Trump Welcomes Italy’s Conte To White House | BH Courier

Trump Welcomes Italy’s Conte To White House

Donald_Trump_with_Giuseppe_Conte_at_the_Fairmont_Le_Manoir_Richelieu,_in_Charlevoix,_Canada_-_2018

Posted: Monday, July 30, 2018 – 10:27 AM

President Donald Trump hosted Italian Prime Minister Giuseppe Conte at the White House Monday, welcoming to a European populist with like-minded views on immigration and trade.

The visit began with a handshake and a smile from Conte at the West Wing portico.

Trump said in the Oval Office that it was a “great honor” to host Conte, and praised the Italian leader for doing a “fantastic job,” noting they met and became friendly at the recent G7 summit in Canada.

The two leaders were scheduled to hold a one-on-one Oval Office meeting and more extensive bilateral discussions before facing the media at 2:00 pm (1800 GMT).

Conte has “taken a very firm stance” on immigration, said Trump, who has pursued a “zero tolerance” policy at the US border, a crackdown that led to hundreds of children being separated from parents who crossed into the country from Mexico without papers.

Conte was chosen to lead the Italian government by the leaders of parties that won elections in March: the euro-skeptic Five Star Movement and the far-right League party.

The Italian press has suggested the White House meeting will serve to boost Conte, who is often overshadowed by his deputy prime ministers and those parties’ exuberant leaders: Matteo Salvini of the League party, and Luigi Di Maio of the Five Star Movement.

Salvini however stole some of the attention Sunday by posting a controversial message on Facebook — “many enemies, much honor” — that echoed a well-known saying by Fascist dictator Benito Mussolini on the anniversary of the latter’s birthday.

Conte is on a drive to reform European Union regulations that say asylum requests should be the responsibility of a single member country, usually the one where the refugee first arrived. 

Italy argues that the law places an unfair burden on countries that border the Mediterranean, and its new populist government has stepped up pressure on other EU countries to share responsibility for arriving refugees.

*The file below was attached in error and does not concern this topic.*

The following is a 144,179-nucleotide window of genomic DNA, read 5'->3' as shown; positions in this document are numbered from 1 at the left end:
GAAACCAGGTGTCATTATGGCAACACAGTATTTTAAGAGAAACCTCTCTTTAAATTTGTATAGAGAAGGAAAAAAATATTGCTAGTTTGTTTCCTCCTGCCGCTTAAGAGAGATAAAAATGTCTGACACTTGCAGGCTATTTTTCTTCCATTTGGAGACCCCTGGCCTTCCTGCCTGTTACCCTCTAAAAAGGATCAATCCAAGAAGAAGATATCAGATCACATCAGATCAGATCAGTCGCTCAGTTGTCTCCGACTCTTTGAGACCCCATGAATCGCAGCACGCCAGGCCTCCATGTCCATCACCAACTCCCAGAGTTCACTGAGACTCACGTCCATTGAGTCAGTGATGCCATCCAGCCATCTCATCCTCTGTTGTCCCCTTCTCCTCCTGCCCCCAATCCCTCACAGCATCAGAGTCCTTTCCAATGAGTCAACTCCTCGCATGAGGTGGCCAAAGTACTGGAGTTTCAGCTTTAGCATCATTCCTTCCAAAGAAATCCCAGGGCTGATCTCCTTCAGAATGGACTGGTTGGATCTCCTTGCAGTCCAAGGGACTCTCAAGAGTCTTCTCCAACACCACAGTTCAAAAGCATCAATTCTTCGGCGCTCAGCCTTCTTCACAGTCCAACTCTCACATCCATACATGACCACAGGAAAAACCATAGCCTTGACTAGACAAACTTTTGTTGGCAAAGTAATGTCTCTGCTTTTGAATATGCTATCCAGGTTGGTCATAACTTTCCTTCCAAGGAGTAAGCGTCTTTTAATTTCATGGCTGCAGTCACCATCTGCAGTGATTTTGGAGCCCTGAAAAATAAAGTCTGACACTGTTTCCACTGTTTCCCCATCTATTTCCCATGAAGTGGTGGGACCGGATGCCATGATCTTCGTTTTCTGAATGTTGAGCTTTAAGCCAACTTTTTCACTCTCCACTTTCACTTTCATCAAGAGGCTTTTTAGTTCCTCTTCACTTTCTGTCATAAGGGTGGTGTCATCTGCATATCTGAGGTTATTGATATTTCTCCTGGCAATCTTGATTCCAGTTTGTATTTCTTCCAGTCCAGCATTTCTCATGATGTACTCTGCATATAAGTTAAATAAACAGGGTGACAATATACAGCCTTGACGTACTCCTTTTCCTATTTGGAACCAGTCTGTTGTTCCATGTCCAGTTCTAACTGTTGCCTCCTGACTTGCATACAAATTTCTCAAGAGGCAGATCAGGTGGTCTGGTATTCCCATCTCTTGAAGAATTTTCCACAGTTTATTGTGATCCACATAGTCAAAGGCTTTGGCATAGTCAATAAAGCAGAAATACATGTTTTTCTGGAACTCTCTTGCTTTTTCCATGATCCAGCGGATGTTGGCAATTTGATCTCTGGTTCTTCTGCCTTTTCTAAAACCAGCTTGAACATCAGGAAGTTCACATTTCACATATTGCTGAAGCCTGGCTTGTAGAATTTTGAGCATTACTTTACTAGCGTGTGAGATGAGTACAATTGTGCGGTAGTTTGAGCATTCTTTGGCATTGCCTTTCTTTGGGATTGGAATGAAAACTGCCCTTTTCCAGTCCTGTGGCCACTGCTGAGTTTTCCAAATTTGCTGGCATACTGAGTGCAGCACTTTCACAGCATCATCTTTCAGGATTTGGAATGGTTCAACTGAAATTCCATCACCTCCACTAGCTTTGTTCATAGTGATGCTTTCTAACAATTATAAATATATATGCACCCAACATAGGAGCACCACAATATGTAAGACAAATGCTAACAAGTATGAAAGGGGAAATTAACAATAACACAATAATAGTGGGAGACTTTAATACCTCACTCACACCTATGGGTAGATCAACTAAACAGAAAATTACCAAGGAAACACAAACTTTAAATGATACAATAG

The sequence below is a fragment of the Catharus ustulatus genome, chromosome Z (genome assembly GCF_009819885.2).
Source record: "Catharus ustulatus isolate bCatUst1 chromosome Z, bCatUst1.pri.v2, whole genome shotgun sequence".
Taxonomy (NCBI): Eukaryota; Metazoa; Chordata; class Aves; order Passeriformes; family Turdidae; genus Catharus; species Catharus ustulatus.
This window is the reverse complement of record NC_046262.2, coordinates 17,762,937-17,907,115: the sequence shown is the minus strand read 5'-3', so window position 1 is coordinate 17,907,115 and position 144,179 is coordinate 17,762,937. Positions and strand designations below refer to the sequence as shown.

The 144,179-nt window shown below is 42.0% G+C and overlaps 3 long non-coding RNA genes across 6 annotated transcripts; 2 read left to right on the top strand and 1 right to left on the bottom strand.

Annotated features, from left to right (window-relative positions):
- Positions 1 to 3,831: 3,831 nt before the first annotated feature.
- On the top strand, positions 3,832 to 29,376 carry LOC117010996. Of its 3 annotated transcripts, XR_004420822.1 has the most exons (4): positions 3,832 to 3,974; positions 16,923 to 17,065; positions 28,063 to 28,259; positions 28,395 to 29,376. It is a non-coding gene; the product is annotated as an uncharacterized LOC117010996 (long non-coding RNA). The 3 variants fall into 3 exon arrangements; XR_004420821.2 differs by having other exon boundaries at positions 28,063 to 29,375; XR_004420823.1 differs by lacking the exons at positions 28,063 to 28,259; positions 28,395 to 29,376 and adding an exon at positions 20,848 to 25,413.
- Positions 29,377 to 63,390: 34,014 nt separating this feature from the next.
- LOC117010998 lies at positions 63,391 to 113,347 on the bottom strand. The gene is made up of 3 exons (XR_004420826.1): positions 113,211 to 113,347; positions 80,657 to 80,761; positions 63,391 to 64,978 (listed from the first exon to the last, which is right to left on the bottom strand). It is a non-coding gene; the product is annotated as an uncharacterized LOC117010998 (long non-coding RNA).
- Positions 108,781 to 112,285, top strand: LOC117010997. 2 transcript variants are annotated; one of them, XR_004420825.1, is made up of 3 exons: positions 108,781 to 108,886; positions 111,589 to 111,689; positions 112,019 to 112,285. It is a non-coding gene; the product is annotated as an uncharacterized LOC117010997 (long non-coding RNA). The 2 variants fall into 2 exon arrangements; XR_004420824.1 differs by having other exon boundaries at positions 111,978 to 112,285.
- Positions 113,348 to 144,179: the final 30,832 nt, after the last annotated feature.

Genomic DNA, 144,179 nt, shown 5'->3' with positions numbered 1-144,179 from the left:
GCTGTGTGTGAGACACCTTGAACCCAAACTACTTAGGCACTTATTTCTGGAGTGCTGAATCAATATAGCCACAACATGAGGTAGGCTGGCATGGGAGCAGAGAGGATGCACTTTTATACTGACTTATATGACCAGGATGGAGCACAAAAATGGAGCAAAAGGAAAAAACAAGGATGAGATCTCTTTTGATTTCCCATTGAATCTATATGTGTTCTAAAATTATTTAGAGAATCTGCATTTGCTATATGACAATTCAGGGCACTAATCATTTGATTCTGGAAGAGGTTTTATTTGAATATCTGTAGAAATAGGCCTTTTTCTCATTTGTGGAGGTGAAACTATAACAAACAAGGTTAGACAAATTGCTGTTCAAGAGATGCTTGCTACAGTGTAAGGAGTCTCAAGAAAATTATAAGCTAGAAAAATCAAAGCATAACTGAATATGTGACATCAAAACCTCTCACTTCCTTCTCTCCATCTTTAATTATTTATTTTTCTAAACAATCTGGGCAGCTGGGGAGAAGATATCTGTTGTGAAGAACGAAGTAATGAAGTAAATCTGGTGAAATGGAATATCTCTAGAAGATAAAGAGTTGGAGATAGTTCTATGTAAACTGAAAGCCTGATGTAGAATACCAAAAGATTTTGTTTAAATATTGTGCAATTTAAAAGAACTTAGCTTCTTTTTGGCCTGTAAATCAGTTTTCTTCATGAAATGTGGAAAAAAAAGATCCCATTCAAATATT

It has closed Italy’s ports to migrants and turned back several ships carrying refugees rescued at sea, threatening the future of those operations.

- Friend of Russia -

Both Trump and Conte also favor better relations with Russia.

Already deeply at odds with US allies on trade, the environment and Iran, the US leader opened another front in Canada by calling for Russia to be brought back into G7 meetings, ending its isolation over its 2014 annexation of Crimea.

“I think it would be good for Russia, I think it would be good for the United States, I think it would be good for all of the countries of the current G7,” Trump said.

Conte, who was making his international debut at the Group of Seven talks, said he agreed with Trump, setting himself apart from his European colleagues.

The two men also share the same skepticism when it comes to free trade: Trump has blasted several international pacts such as NAFTA and the Trans-Pacific Partnership (TPP), while Conte refused to ratify the CETA free trade agreement between the EU and Canada.

- Missed target -

But according to Nick Ottens of the Atlantic Council, Trump “may not find the ally he expects” in Conte.

On trade, the new Italian government’s skepticism of multinational agreements could complicate Trump’s desire to see all EU customs tariffs eliminated, according to Ottens.

Meanwhile, in the defense realm, Italy has said it has no chance of reaching the target spending of two percent of GDP — let alone Trump’s stated goal at the latest NATO summit of four percent.

In early July, Italy’s defense minister Elisabetta Trenta announced a freeze on purchasing F-35 fighter aircraft, of which the US is the primary contractor.

Italy’s participation in NATO operations in Afghanistan, Iraq and Syria will be on both leaders’ agendas, along with Italy’s diplomatic efforts in Libya.

But a certain point of disagreement will be Trump’s standoff with Iran — and the sanctions that hurt Italian-Iranian commercial relations.

sl-arb/sst

facebooktwitterpinterestmail